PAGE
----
Connect with us

Reform of lese-majesté laws still distant despite greater discussion

Thailand has strict “lese-majeste” laws that prohibit the expression of criticism against royalty in both print, television, radio and Internet media. The law punishes violators with jail time up to 15 years for insulting the king, queen, or heir.

Published

on

Thailand has strict “lese-majeste” laws

Thailand has strict “lese-majeste” laws that prohibit the expression of criticism against royalty in both print, television, radio and Internet media. The law punishes violators with jail time up to 15 years for insulting the king, queen, or heir. A petition signed in 2009 has failed to change Article 112, the lese majeste law in Thailand, but has contributed to bringing the discussion to the international table, said panelists on Tuesday.

We have failed“, said Professor Andrew Walker, who co-announced the petition three years ago. “There has been no substantial reform” with regards to 112, and “the situation has gone from bad to worse“, he said.

The number of people convicted under the lese majeste law has increased in the years since the petition, and the death of Ampon Tangnoppakul in prision in May, charged for text messages alleged offensive content, was a shock for the public.

Thailand has strict “lese-majeste” laws

Thailand has strict “lese-majeste” laws that prohibit the expression of criticism against royalty in both print, television, radio and Internet media

According to the law, defamation and insult of members of the monarchy or of the institution itself are punishable by up to fifteen years of imprisonment.

Despite the failure to reform 112, professor Tongchai Winichakul, who announced the petition together with Walker, said the campaign helped “raise awareness and bring the issue to the worldwide agenda.”

Signed by leading figures in human rights and academia and directed to then prime-minister Abhisit Vejjajiva, the petition requested the removal of Article 112 from the Constitution, urged for the release of prisoners held under the law and demanded greater freedom of expression.

Why has reforming the law failed?

There is no electoral benefit in embarking on a reform of 112”, said Walker, to explain why prime-minister Yingluck Shinawatra has not moved toward changing the law. “It is not one of the aspirations of her political parties as there are no votes in it”, he said.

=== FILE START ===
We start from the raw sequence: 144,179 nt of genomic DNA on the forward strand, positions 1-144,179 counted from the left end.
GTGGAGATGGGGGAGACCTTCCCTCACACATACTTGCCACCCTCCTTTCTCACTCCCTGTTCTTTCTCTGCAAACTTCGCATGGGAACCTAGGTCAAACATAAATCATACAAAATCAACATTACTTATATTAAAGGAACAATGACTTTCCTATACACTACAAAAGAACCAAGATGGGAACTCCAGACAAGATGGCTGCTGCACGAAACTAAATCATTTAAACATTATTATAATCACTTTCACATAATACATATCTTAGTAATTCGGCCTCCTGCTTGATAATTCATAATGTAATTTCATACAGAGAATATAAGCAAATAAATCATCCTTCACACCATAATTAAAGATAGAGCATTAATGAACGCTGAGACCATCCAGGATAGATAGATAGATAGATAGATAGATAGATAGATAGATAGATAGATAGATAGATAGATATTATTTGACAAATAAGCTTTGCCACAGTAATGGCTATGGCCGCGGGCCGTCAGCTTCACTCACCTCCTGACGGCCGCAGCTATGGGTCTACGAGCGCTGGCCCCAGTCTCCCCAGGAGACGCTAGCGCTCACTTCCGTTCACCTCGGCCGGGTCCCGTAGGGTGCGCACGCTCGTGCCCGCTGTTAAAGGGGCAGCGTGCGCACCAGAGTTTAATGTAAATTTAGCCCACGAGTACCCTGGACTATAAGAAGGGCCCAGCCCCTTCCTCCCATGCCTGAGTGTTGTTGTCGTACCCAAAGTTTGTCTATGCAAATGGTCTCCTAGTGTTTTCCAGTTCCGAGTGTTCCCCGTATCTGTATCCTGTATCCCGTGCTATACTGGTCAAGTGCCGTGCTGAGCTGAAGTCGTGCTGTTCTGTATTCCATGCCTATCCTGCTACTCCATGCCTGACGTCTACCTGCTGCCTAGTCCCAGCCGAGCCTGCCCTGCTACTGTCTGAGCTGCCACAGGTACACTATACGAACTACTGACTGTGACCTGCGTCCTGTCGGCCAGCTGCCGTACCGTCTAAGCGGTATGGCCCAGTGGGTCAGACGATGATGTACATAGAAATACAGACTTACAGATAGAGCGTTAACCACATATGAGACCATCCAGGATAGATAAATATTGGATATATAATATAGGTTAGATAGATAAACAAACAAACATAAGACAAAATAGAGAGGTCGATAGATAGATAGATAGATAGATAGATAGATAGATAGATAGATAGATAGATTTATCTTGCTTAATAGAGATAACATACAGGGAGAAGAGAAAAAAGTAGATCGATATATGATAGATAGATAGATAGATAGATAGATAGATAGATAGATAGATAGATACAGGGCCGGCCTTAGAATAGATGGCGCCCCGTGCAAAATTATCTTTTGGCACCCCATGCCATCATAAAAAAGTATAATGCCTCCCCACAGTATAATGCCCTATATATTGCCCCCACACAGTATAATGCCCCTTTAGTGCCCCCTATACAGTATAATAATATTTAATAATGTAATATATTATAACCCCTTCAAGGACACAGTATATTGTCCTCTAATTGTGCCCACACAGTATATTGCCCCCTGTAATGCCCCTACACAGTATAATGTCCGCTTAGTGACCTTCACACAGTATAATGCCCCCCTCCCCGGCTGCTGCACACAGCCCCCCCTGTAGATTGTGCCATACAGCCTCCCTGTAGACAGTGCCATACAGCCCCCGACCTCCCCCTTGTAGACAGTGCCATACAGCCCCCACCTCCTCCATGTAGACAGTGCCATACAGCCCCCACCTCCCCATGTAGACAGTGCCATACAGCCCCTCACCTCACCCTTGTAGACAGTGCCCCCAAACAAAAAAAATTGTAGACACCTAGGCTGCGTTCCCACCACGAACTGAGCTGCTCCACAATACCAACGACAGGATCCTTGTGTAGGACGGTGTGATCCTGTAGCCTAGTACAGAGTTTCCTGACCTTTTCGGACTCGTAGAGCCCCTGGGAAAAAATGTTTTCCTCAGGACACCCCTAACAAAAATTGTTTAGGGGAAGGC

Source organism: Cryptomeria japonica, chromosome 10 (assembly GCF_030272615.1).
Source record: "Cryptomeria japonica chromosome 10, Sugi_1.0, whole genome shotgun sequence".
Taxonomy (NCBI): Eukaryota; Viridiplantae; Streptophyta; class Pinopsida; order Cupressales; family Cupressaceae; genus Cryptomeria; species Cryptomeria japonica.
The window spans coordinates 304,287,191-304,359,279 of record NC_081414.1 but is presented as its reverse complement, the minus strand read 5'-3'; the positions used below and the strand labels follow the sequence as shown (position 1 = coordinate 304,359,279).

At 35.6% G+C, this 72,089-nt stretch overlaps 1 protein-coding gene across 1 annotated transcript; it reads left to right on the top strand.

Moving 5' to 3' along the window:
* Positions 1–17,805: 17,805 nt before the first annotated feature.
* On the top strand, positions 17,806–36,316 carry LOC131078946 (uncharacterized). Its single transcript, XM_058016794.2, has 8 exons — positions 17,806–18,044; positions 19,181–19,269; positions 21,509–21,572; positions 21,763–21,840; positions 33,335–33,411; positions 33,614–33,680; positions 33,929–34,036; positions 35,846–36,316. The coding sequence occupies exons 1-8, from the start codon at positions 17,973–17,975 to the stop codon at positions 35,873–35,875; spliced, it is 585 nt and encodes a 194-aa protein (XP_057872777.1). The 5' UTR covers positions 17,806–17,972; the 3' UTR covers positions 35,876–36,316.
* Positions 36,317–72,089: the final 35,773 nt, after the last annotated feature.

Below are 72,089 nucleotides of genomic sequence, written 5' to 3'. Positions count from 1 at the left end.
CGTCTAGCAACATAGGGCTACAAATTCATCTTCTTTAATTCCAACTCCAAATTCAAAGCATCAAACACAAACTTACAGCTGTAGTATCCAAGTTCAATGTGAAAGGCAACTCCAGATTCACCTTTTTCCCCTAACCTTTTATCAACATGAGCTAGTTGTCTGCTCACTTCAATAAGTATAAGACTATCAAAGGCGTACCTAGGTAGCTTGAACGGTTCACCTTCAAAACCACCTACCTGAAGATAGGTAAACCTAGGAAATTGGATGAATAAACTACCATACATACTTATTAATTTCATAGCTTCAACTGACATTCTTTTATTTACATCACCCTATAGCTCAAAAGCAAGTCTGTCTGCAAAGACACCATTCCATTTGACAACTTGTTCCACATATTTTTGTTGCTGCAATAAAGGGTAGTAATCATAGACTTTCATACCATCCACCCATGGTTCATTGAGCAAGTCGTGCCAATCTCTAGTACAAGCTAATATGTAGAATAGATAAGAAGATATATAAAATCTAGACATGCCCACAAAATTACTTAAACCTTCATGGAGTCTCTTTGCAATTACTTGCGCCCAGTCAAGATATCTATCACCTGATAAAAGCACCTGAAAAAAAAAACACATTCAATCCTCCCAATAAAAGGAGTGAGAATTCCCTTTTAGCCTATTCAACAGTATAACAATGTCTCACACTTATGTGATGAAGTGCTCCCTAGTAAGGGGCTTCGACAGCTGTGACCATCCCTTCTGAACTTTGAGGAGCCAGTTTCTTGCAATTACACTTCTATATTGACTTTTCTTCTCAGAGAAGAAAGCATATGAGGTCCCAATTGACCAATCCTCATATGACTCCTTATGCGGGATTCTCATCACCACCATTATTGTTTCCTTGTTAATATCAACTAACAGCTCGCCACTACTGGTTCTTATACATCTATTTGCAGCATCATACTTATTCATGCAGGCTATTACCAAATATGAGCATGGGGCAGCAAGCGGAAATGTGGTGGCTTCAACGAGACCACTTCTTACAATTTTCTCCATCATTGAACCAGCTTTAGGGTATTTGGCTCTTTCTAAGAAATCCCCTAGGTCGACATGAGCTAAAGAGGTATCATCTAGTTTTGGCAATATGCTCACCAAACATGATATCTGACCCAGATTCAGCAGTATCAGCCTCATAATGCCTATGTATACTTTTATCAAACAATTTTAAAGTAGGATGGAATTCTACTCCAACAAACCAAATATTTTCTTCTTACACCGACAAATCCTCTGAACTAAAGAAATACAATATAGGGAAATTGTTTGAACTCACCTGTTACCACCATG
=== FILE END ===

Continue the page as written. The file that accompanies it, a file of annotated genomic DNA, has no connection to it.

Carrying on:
Campaigning for the abolishing of Article 112 has also been confused with campaigning for the end of monarchical institution, and this has been met with fear. Winichakul emphasized the need to distinguish between these two political positions.

People want a reasonable discussion, they want to make sincere comments, but they cannot”, he said.

Some also argue that the article is necessary to protect the monarchy, when in actuality, it has been a threat to the image of the royal family, said Ms Chiranuch Premchaiporn.

She was recently found guilty with a suspended sentence under the Computer Crimes Act for not removing supposedly lese majeste comments from a website.

Abuse and misuse of Article 112

The poor condition of the judicial system in Thailand means innocent people are being wrongly held for accusations of lese majesty related crimes, according to Premchaiporn.

Article 112 is an effective weapon to target those with different views”, she said.  “Article 112 will change when this country comes close to democracy”, said Dr Chaichana Inkawat, professor of Political Sciences at Rampkhamhaeng University.

Click to comment

Leave a Reply

National

Thailand maintains Emergency Decree while easing Covid-19 restrictions

The Center for COVID-19 Situation Administration (CCSA) has extended the Emergency Decree until November 30th, but further relaxed some measures.

Published

on

Thailand’s Centre for COVID-19 Situation Administration (CCSA) approved a proposal to shorten the nighttime curfew to 10pm-4am, instead of the current 9pm-4am, and to resume other types of businesses from October 1st.

(more…)
Continue Reading

Banking

Thailand Raises Public Debt Ceiling from 60% to 70% of GDP

Thailand’s State Monetary and Fiscal Policy Committee has decided to raise the ceiling of the public debt-to-GDP ratio from 60% to 70%

Published

on

logomain

Thailand’s State Monetary and Fiscal Policy Committee has decided to raise the ceiling of the public debt-to-GDP ratio from 60% to 70%, which will allow further public sector borrowing to rehabilitate the economy battered by COVID-19.

(more…)
Continue Reading